In 2018 there were demands for the creation of new regional states in Ethiopia by ethnolinguistic groups seeking greater self-determination. Two examples of this were the Sidama and Wolaita, with some members of the latter advocating for the creation of an “Omotic Peoples” regional state. The idea of Omotic unification is not new to southern Ethiopia. When the amalgamated language of Wogagoda was introduced in the 1990s, the peoples of the region rallied in opposition against government. This article explores the intersection of language, politics and power during that period, which resulted in the withdrawal of a language policy and the creation of new, disintegrated administrative structures. Drawing upon historical experiences, this article reflects on the role of ethno-linguistic identities and their implications for contemporary decision making about languages of instruction and administrative boundaries. The results provide insight into situational contexts that may enable or constrain bottom-up and top-down language policy processes.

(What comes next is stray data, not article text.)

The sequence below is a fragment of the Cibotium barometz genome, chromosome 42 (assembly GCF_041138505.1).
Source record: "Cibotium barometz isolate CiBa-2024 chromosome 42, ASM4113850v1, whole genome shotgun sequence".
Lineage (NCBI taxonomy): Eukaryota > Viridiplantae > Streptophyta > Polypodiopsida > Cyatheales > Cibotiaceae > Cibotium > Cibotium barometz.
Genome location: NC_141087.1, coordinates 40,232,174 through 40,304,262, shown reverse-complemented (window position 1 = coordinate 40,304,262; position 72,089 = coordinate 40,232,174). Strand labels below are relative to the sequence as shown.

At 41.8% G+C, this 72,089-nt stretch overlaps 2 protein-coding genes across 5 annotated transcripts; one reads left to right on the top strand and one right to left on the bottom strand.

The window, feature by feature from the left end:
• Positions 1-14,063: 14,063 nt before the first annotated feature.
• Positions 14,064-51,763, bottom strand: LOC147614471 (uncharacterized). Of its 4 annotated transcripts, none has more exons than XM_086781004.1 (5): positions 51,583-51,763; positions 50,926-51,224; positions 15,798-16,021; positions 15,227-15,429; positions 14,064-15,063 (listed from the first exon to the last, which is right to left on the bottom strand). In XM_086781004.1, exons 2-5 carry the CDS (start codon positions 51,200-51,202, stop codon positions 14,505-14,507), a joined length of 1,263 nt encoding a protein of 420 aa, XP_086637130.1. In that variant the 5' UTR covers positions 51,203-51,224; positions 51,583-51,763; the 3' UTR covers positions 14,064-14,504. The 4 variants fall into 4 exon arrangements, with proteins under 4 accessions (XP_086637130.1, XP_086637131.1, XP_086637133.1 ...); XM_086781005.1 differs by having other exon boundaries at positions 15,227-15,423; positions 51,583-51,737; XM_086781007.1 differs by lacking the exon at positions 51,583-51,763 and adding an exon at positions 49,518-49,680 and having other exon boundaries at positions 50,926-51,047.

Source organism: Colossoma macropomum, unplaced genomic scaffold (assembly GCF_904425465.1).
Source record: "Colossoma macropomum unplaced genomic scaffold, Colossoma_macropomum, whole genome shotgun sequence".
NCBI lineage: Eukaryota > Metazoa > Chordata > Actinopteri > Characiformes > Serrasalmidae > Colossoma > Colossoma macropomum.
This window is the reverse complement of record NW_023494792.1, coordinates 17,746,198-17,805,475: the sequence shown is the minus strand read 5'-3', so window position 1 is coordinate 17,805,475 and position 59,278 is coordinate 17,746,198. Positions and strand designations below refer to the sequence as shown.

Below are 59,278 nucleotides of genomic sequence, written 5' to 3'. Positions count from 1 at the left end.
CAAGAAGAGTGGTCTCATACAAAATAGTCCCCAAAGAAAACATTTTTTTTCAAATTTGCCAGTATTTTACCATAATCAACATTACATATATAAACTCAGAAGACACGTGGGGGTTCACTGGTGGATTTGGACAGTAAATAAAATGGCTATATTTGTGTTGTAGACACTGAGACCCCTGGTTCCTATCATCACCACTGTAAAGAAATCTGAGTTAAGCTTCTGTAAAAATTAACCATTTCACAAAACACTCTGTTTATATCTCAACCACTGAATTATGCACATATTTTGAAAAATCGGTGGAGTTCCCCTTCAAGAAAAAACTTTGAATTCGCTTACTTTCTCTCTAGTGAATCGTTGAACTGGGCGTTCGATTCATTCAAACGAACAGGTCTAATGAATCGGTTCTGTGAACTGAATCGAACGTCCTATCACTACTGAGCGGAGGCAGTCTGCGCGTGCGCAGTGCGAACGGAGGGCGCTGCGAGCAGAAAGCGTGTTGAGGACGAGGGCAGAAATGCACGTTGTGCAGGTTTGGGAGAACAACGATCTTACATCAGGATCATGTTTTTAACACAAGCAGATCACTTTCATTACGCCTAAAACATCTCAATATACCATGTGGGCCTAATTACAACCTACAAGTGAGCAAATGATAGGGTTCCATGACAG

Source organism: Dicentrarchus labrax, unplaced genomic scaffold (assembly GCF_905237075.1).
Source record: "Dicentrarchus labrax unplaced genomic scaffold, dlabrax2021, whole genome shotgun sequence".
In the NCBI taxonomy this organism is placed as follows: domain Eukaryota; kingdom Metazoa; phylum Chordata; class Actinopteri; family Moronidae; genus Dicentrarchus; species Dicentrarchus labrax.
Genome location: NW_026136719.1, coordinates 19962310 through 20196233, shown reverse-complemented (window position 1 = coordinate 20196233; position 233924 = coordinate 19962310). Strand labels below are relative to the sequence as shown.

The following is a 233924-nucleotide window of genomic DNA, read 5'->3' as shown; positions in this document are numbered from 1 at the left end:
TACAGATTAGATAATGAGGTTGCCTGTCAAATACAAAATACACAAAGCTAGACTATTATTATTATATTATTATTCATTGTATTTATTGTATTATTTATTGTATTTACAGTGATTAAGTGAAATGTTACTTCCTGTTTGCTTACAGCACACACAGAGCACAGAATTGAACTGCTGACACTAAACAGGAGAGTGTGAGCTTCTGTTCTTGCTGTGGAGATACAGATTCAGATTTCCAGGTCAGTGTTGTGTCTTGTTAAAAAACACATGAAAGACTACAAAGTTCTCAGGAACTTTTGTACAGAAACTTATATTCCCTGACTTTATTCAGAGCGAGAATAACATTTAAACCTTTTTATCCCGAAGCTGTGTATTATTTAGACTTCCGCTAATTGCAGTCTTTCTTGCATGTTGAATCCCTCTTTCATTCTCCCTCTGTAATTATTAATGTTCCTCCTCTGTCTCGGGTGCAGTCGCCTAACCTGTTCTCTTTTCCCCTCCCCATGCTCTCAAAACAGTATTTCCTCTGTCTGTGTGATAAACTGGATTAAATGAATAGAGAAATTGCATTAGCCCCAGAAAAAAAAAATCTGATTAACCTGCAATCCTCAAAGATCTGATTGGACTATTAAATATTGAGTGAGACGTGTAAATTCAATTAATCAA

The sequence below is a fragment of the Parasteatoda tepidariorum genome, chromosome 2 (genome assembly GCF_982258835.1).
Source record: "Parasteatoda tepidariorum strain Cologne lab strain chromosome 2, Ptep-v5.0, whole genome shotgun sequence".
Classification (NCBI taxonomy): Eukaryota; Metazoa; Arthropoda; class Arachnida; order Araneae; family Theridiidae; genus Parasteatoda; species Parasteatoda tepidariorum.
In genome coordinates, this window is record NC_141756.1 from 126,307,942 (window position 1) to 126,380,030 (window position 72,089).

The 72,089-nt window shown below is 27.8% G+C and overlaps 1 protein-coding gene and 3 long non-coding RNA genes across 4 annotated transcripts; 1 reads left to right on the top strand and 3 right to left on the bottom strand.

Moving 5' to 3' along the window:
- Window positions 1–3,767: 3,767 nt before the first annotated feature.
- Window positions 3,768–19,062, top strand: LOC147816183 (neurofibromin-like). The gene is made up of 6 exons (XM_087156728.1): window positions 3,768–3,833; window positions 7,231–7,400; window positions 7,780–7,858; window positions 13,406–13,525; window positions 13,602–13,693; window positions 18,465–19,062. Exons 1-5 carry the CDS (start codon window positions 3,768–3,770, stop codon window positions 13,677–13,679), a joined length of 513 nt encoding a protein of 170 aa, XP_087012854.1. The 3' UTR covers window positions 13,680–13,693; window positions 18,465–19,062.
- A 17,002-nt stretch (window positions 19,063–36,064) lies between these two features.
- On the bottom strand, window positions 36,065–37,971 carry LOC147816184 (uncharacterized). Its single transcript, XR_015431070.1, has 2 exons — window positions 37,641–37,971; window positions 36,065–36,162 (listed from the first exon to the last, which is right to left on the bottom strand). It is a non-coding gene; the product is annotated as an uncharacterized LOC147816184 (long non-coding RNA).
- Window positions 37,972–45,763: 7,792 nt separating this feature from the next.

education, ethiopia, ethno-linguistic identity, identity, language, politics, Wogagoda
Language Matters
Arthur Kroeger College of Public Affairs

Cochrane, L, & Bekele, Y. (Yeshtila). (2019). Politics and Power in Southern Ethiopia: Imposing, Opposing and Calling for Linguistic Unity. Language Matters. doi:10.1080/10228195.2018.1553993